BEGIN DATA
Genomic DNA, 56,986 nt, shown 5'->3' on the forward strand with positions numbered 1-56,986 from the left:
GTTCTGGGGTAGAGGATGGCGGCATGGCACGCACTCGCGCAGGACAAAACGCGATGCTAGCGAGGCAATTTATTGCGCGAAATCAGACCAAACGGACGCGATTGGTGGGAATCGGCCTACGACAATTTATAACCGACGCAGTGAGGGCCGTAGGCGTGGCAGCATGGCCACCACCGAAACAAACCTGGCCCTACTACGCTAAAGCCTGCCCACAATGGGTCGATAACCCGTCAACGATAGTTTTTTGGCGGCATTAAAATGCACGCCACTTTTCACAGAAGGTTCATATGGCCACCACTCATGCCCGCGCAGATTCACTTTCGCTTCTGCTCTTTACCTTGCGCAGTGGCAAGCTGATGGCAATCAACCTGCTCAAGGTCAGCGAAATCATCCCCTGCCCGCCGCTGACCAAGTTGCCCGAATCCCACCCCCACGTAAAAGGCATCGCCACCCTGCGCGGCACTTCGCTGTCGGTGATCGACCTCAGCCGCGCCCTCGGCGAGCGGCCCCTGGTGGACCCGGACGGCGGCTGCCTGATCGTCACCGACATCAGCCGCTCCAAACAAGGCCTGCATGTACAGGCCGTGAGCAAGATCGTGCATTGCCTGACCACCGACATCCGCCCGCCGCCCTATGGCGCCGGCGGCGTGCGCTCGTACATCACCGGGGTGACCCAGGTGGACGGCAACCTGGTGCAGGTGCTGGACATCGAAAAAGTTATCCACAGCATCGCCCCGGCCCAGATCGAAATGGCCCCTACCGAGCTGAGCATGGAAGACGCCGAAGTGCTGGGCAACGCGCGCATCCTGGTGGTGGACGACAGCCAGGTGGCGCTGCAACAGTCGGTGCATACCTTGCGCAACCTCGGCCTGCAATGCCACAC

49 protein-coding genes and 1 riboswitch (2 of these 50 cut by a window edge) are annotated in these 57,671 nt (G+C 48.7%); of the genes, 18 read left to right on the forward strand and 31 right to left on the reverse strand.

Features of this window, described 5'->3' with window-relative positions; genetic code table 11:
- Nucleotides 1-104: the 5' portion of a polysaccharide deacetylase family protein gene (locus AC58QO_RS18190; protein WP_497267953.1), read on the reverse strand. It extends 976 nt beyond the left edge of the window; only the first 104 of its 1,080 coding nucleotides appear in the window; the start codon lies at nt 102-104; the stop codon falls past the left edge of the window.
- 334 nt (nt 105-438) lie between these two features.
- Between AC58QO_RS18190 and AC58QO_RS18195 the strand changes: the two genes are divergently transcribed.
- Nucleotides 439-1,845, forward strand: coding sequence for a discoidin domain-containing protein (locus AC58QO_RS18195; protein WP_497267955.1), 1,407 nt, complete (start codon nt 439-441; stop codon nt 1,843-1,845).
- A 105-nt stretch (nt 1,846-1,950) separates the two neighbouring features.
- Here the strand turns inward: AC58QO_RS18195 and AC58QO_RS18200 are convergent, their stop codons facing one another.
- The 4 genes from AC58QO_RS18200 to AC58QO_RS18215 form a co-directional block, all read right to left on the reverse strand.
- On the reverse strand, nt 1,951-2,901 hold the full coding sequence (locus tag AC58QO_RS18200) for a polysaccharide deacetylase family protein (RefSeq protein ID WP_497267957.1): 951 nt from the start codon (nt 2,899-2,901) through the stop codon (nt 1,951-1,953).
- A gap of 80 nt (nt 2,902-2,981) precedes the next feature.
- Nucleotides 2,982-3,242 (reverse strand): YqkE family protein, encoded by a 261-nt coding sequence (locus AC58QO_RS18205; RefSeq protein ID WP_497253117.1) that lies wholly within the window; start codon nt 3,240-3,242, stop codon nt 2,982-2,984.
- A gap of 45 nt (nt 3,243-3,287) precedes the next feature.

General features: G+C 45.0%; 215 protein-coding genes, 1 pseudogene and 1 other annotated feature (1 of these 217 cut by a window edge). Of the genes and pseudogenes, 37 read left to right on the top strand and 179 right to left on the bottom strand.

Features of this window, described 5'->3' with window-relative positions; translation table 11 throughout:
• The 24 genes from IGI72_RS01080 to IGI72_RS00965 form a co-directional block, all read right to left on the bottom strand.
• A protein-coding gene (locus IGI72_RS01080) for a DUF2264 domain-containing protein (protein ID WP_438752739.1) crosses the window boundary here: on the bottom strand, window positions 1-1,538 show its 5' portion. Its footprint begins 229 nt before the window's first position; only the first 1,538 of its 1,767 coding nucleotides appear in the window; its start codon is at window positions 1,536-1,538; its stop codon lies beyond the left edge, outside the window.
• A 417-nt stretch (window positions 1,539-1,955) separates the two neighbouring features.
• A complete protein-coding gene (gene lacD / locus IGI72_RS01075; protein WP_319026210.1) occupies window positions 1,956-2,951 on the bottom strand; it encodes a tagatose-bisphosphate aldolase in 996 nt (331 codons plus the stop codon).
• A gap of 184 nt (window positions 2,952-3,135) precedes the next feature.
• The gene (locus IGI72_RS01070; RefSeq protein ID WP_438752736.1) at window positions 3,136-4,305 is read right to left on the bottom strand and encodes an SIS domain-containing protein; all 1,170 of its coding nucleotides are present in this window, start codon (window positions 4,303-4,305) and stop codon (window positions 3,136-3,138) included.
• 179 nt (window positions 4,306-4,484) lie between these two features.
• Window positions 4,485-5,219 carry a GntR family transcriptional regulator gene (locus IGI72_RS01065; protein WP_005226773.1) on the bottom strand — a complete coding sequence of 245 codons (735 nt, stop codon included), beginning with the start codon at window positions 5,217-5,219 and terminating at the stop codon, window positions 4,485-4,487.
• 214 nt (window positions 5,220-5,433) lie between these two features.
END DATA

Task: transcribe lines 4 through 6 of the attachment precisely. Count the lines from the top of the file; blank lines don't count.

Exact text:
Features of this window, described 5'->3' with window-relative positions; genetic code table 11:
- Nucleotides 1-104: the 5' portion of a polysaccharide deacetylase family protein gene (locus AC58QO_RS18190; protein WP_497267953.1), read on the reverse strand. It extends 976 nt beyond the left edge of the window; only the first 104 of its 1,080 coding nucleotides appear in the window; the start codon lies at nt 102-104; the stop codon falls past the left edge of the window.
- 334 nt (nt 105-438) lie between these two features.